Hunting excursions usually are associated with cool, crisp mornings.
But the other evening, as I tucked myself into the edge of a tall cornfield, even after a short walk, a rivulet of sweat already trickled between my shoulder blades.
September in Minnesota can be that way sometimes, of course — just an extension of summer.
But summer heat notwithstanding, several hunting seasons, among them one for lumbering giant Canada geese and at the other end of the avian spectrum, one for fleet-winged mourning doves, began last weekend.
So on this, the 10th autumn since the latter species once again was declared a game bird in Minnesota, I hoped to bag a few.
There undoubtedly are a few reading this who will take issue with the mourning dove’s elevation to game bird status and the idea of hunting them.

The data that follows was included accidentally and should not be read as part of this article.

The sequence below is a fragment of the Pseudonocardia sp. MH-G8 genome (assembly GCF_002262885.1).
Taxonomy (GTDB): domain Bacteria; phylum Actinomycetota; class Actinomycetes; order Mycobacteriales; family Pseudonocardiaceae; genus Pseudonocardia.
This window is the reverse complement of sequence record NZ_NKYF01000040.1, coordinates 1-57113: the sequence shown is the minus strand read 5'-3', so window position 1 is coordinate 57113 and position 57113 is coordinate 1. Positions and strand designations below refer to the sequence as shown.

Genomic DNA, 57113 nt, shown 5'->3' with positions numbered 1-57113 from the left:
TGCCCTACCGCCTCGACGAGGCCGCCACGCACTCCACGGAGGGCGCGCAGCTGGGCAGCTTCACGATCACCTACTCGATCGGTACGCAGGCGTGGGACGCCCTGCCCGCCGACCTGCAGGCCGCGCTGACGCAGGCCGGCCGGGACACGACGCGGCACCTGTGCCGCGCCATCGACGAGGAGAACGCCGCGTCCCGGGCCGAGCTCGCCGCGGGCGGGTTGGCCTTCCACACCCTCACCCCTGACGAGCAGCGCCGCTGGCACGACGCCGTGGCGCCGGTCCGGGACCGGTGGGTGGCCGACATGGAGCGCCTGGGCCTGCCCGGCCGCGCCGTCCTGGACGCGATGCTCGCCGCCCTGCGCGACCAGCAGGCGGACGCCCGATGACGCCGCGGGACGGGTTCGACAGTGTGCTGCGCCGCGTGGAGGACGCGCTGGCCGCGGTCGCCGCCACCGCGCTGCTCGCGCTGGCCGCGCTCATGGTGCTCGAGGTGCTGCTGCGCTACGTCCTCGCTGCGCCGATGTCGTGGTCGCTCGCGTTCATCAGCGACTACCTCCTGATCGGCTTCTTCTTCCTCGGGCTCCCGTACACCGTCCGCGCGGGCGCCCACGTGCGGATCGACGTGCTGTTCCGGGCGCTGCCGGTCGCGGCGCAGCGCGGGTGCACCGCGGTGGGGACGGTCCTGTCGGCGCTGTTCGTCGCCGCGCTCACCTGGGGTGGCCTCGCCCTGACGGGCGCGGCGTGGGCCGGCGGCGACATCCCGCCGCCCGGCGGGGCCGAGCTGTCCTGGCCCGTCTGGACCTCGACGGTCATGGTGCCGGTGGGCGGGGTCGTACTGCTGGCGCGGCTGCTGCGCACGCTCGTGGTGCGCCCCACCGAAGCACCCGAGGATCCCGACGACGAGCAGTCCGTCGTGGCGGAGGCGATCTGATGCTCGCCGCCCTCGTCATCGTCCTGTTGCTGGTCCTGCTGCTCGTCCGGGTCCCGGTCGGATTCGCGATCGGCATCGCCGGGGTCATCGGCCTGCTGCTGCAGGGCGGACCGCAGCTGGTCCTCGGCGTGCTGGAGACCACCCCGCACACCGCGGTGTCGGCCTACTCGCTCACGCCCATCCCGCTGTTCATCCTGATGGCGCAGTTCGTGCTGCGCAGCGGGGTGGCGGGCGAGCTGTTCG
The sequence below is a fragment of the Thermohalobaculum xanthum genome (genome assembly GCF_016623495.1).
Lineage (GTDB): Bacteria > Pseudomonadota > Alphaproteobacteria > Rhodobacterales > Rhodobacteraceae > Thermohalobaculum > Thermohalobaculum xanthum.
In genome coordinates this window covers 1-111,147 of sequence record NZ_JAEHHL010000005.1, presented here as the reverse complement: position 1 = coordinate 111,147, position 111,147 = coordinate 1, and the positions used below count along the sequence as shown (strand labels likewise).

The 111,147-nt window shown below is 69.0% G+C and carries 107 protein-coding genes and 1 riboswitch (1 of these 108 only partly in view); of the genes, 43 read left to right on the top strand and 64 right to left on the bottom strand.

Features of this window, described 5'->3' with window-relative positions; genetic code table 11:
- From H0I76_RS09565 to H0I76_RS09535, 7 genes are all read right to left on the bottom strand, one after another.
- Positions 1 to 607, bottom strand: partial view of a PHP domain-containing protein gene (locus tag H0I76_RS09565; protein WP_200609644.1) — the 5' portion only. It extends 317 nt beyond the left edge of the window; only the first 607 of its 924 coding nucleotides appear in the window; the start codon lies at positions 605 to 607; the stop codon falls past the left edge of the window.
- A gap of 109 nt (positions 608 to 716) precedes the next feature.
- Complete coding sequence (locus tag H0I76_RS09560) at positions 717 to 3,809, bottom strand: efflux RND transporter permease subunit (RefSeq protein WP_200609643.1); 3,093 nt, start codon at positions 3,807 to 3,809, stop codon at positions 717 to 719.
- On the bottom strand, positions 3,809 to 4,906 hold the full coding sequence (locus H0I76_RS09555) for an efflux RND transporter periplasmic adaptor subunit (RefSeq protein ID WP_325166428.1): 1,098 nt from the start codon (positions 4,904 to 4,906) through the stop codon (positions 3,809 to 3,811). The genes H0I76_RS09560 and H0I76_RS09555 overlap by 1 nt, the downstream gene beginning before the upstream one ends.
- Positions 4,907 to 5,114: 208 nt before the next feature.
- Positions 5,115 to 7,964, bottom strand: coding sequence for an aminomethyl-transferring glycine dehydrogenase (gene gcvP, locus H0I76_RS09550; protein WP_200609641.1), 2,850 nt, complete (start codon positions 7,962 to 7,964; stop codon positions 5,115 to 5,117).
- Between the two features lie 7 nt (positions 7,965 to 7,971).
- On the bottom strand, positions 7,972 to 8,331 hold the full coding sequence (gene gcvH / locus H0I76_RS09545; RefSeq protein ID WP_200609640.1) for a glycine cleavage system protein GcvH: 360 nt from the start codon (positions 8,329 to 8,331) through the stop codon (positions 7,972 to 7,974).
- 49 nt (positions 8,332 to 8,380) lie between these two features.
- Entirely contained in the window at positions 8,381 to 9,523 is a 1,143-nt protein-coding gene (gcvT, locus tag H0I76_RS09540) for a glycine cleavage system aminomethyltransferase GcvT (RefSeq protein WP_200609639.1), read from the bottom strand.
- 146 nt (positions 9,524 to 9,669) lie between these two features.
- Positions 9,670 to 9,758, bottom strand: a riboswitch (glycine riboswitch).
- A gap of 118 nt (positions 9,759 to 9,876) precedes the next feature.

Even though it was classified as a game bird in most states, since 1946 the mourning dove was a protected species in Minnesota.
So maybe it’s understandable how some are inclined to make an emotional connection with the birds seen at bird feeders or cooing from roof ridgesin the evening.
From a biological point of view, however, there is no reason the prolific, short-lived bird should not be hunted.
According to U.S. Fish and Wildlife Service 2012 population estimates, mourning doves are North America’s most plentiful game birds with an estimated continental population of 308 million.
They also happen to be the most popular game bird with anywhere from 20 million to 70 million harvested annually by hunters.
In many states, the opening day of the dove hunting season is elevated to holiday status, a time for family and friends to gather.
In Minnesota, the dove hunting tradition has been slow to gain momentum since that first modern day season was held in 2004.